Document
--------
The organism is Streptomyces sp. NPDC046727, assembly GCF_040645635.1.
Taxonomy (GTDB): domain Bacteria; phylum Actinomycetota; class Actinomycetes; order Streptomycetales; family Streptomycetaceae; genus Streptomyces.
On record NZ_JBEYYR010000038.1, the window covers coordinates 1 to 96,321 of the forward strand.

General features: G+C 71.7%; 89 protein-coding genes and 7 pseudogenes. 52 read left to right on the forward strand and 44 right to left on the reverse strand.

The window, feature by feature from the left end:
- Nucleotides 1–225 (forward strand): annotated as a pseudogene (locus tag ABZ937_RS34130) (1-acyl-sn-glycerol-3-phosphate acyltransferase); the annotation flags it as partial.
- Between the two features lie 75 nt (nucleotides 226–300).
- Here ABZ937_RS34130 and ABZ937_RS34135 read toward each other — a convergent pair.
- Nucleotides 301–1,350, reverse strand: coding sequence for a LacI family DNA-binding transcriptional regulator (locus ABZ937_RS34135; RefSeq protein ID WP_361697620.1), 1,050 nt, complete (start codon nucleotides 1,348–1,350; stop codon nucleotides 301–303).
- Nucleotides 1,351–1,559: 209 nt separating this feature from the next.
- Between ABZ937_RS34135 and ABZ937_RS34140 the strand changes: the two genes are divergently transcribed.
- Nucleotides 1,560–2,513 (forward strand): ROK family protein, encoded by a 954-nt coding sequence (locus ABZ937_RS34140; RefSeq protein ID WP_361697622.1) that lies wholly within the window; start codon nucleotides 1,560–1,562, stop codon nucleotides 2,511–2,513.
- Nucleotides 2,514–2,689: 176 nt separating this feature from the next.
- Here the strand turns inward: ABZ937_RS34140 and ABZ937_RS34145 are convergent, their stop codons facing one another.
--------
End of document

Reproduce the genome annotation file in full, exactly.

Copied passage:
The organism is Streptomyces sp. NPDC046727, assembly GCF_040645635.1.
Taxonomy (GTDB): domain Bacteria; phylum Actinomycetota; class Actinomycetes; order Streptomycetales; family Streptomycetaceae; genus Streptomyces.
On record NZ_JBEYYR010000038.1, the window covers coordinates 1 to 96,321 of the forward strand.

General features: G+C 71.7%; 89 protein-coding genes and 7 pseudogenes. 52 read left to right on the forward strand and 44 right to left on the reverse strand.

The window, feature by feature from the left end:
- Nucleotides 1–225 (forward strand): annotated as a pseudogene (locus tag ABZ937_RS34130) (1-acyl-sn-glycerol-3-phosphate acyltransferase); the annotation flags it as partial.
- Between the two features lie 75 nt (nucleotides 226–300).
- Here ABZ937_RS34130 and ABZ937_RS34135 read toward each other — a convergent pair.
- Nucleotides 301–1,350, reverse strand: coding sequence for a LacI family DNA-binding transcriptional regulator (locus ABZ937_RS34135; RefSeq protein ID WP_361697620.1), 1,050 nt, complete (start codon nucleotides 1,348–1,350; stop codon nucleotides 301–303).
- Nucleotides 1,351–1,559: 209 nt separating this feature from the next.
- Between ABZ937_RS34135 and ABZ937_RS34140 the strand changes: the two genes are divergently transcribed.
- Nucleotides 1,560–2,513 (forward strand): ROK family protein, encoded by a 954-nt coding sequence (locus ABZ937_RS34140; RefSeq protein ID WP_361697622.1) that lies wholly within the window; start codon nucleotides 1,560–1,562, stop codon nucleotides 2,511–2,513.
- Nucleotides 2,514–2,689: 176 nt separating this feature from the next.
- Here the strand turns inward: ABZ937_RS34140 and ABZ937_RS34145 are convergent, their stop codons facing one another.